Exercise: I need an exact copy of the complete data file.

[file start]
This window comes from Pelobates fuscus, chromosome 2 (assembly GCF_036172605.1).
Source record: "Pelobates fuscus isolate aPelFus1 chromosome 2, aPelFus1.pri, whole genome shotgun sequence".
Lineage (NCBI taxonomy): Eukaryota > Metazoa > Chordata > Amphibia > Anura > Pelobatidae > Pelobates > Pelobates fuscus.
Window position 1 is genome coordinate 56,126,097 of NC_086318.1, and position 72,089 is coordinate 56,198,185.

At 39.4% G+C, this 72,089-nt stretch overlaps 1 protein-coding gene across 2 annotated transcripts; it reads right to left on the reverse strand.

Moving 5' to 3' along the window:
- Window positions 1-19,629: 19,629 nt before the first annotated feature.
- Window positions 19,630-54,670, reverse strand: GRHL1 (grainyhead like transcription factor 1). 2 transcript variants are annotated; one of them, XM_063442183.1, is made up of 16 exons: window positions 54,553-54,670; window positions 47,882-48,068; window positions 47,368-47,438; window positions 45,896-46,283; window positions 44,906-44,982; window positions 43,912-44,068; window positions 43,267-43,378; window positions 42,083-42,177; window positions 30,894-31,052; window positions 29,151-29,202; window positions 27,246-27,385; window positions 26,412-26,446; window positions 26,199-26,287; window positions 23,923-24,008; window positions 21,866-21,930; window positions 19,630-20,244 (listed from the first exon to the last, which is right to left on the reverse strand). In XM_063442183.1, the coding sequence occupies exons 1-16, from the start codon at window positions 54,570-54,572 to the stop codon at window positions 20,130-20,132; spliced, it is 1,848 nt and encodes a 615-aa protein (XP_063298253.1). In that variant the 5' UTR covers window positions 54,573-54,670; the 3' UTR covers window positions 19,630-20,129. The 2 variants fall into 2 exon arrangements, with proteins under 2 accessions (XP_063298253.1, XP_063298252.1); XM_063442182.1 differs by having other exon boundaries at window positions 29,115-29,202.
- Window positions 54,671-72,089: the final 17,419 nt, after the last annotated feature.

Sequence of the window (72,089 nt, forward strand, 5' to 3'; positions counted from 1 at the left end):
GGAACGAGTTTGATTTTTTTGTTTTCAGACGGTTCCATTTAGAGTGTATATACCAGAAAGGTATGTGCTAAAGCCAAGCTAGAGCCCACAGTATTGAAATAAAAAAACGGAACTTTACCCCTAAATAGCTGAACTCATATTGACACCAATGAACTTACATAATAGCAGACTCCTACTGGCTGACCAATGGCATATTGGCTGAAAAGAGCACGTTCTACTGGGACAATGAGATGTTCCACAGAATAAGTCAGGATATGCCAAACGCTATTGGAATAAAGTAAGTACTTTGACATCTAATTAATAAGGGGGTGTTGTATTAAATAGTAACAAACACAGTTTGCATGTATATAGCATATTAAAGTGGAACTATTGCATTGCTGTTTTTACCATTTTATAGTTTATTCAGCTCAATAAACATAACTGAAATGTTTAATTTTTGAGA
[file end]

This window comes from Pelobates fuscus, chromosome 2 (assembly GCF_036172605.1).
Source record: "Pelobates fuscus isolate aPelFus1 chromosome 2, aPelFus1.pri, whole genome shotgun sequence".
Lineage (NCBI taxonomy): Eukaryota > Metazoa > Chordata > Amphibia > Anura > Pelobatidae > Pelobates > Pelobates fuscus.
Window position 1 is genome coordinate 56,126,097 of NC_086318.1, and position 72,089 is coordinate 56,198,185.

At 39.4% G+C, this 72,089-nt stretch overlaps 1 protein-coding gene across 2 annotated transcripts; it reads right to left on the reverse strand.

Moving 5' to 3' along the window:
- Window positions 1-19,629: 19,629 nt before the first annotated feature.
- Window positions 19,630-54,670, reverse strand: GRHL1 (grainyhead like transcription factor 1). 2 transcript variants are annotated; one of them, XM_063442183.1, is made up of 16 exons: window positions 54,553-54,670; window positions 47,882-48,068; window positions 47,368-47,438; window positions 45,896-46,283; window positions 44,906-44,982; window positions 43,912-44,068; window positions 43,267-43,378; window positions 42,083-42,177; window positions 30,894-31,052; window positions 29,151-29,202; window positions 27,246-27,385; window positions 26,412-26,446; window positions 26,199-26,287; window positions 23,923-24,008; window positions 21,866-21,930; window positions 19,630-20,244 (listed from the first exon to the last, which is right to left on the reverse strand). In XM_063442183.1, the coding sequence occupies exons 1-16, from the start codon at window positions 54,570-54,572 to the stop codon at window positions 20,130-20,132; spliced, it is 1,848 nt and encodes a 615-aa protein (XP_063298253.1). In that variant the 5' UTR covers window positions 54,573-54,670; the 3' UTR covers window positions 19,630-20,129. The 2 variants fall into 2 exon arrangements, with proteins under 2 accessions (XP_063298253.1, XP_063298252.1); XM_063442182.1 differs by having other exon boundaries at window positions 29,115-29,202.
- Window positions 54,671-72,089: the final 17,419 nt, after the last annotated feature.

Sequence of the window (72,089 nt, forward strand, 5' to 3'; positions counted from 1 at the left end):
GGAACGAGTTTGATTTTTTTGTTTTCAGACGGTTCCATTTAGAGTGTATATACCAGAAAGGTATGTGCTAAAGCCAAGCTAGAGCCCACAGTATTGAAATAAAAAAACGGAACTTTACCCCTAAATAGCTGAACTCATATTGACACCAATGAACTTACATAATAGCAGACTCCTACTGGCTGACCAATGGCATATTGGCTGAAAAGAGCACGTTCTACTGGGACAATGAGATGTTCCACAGAATAAGTCAGGATATGCCAAACGCTATTGGAATAAAGTAAGTACTTTGACATCTAATTAATAAGGGGGTGTTGTATTAAATAGTAACAAACACAGTTTGCATGTATATAGCATATTAAAGTGGAACTATTGCATTGCTGTTTTTACCATTTTATAGTTTATTCAGCTCAATAAACATAACTGAAATGTTTAATTTTTGAGA